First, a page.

The synopsis for PODs is very good, thus I don’t have to repeat these crucial points in the story. The book can be divided in parts: pre-virus, PODs, and live after the PODs. I have to say that the beginning of the book moved me to tears. I cannot comprehend the rapid spread of a fatal virus that wipes population so fast that there is no time to even study it and find a cure. I cannot imagine the pain of knowing that death is almost certain, except for the few chosen to be saved in the PODs. As a mother I understand Eva’s parents delight that she was chosen, I would have felt the same way. Nevertheless, it was heartbreaking to read.
I really liked Eva (short for Evangelina); she is feisty, stubborn, beautiful, intelligent, and has a great sense of humor. The part of the book I loved the best was the time that the group spends in the sub-POD. At the beginning everyone was scared, grieving, upset, but eventually they become a tight family (for the most part). Eva and David meet at the POD and the problems arise when they are relocated to different ‘villages’ at the end of their time there. I’m not sure if I would have made the same decisions they did, but I’m glad they found each other.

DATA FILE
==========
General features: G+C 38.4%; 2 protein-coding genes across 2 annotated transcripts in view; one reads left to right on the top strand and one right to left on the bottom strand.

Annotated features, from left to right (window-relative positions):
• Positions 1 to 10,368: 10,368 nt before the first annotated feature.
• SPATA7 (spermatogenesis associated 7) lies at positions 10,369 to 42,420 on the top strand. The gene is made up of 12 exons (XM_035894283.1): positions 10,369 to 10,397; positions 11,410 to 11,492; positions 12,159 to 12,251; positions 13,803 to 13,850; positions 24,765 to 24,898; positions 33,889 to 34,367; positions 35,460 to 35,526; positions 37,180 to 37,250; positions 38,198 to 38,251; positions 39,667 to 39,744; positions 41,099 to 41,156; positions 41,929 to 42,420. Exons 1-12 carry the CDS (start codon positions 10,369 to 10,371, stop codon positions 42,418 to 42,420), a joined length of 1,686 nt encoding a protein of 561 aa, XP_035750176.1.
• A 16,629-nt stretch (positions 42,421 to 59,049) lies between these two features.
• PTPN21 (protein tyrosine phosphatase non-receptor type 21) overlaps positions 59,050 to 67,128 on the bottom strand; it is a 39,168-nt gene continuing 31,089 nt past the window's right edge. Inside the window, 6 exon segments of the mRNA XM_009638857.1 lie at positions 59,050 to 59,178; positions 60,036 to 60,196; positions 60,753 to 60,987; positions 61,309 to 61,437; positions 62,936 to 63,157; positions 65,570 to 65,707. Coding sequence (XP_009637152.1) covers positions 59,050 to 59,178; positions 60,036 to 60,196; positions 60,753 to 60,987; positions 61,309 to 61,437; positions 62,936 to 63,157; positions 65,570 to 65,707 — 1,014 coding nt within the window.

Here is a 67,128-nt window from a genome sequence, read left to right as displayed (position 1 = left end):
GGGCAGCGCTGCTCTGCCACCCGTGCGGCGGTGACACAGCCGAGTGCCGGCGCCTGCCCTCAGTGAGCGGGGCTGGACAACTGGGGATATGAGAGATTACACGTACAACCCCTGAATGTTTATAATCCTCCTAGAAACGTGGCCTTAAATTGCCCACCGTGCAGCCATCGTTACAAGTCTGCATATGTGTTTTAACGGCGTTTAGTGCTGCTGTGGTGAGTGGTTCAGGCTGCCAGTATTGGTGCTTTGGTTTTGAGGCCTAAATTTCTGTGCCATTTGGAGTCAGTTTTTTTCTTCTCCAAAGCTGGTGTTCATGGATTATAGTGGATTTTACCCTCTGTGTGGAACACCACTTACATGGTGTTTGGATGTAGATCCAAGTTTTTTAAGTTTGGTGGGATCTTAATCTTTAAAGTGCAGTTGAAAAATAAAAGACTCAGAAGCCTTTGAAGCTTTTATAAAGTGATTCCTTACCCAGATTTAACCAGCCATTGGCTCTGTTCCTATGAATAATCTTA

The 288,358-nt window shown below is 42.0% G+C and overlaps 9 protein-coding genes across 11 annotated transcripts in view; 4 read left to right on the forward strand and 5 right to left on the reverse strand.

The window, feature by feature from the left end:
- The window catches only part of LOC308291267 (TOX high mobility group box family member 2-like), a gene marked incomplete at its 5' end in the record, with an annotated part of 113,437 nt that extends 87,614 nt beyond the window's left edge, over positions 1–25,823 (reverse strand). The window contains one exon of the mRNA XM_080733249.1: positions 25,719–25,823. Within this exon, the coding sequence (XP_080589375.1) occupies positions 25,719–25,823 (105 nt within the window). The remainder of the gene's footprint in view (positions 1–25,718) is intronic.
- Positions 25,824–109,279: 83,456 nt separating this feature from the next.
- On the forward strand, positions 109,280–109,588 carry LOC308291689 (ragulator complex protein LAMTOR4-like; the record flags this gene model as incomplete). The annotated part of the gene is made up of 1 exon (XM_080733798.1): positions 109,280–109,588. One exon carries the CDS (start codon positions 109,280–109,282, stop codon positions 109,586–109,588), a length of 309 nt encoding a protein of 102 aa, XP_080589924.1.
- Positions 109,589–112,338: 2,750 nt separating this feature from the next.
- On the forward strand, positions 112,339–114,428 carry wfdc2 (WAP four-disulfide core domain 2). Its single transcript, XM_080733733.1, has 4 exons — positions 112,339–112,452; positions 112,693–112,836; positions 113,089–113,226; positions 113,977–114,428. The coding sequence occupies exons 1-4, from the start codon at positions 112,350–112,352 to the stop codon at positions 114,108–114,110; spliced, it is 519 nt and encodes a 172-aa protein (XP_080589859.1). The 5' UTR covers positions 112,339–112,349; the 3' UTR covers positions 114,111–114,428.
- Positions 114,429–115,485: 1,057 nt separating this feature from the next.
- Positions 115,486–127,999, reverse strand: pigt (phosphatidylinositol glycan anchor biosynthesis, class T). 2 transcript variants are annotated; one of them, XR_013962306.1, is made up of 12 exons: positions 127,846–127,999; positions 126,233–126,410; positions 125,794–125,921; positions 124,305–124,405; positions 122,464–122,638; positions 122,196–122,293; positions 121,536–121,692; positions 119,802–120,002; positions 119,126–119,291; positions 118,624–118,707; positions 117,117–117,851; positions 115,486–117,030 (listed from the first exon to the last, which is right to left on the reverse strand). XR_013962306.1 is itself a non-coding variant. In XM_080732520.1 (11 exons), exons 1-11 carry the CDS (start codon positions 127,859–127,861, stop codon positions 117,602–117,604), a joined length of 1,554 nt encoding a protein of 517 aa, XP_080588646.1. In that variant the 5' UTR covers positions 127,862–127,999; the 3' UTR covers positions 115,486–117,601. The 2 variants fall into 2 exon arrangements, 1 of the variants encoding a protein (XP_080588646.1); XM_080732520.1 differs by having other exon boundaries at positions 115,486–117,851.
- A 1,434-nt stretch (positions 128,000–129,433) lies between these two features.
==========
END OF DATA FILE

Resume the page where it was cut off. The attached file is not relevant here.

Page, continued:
The romance is a big part of the story. I understand this as well; when everything familiar and everyone else is gone, finding love is like a lifeline. David is handsome, intelligent, loving, tender and very protective of Eva. I liked him, but for some reason something was missing. I also got mad that they never found a moment of privacy! Other characters in the story are not as well fleshed out, but I did like the group in the PODs better.
The plot is good, even if there are a few ‘holes’ in it. I know that the story moves really fast, but it would have been to understand more about the virus, the mutation and the government’s plans. I don’t understand where the PODs came from (were there build ‘just in case’?) and why the government made the decisions it did). The writing is straightforward, easy to read and at times a bit dry.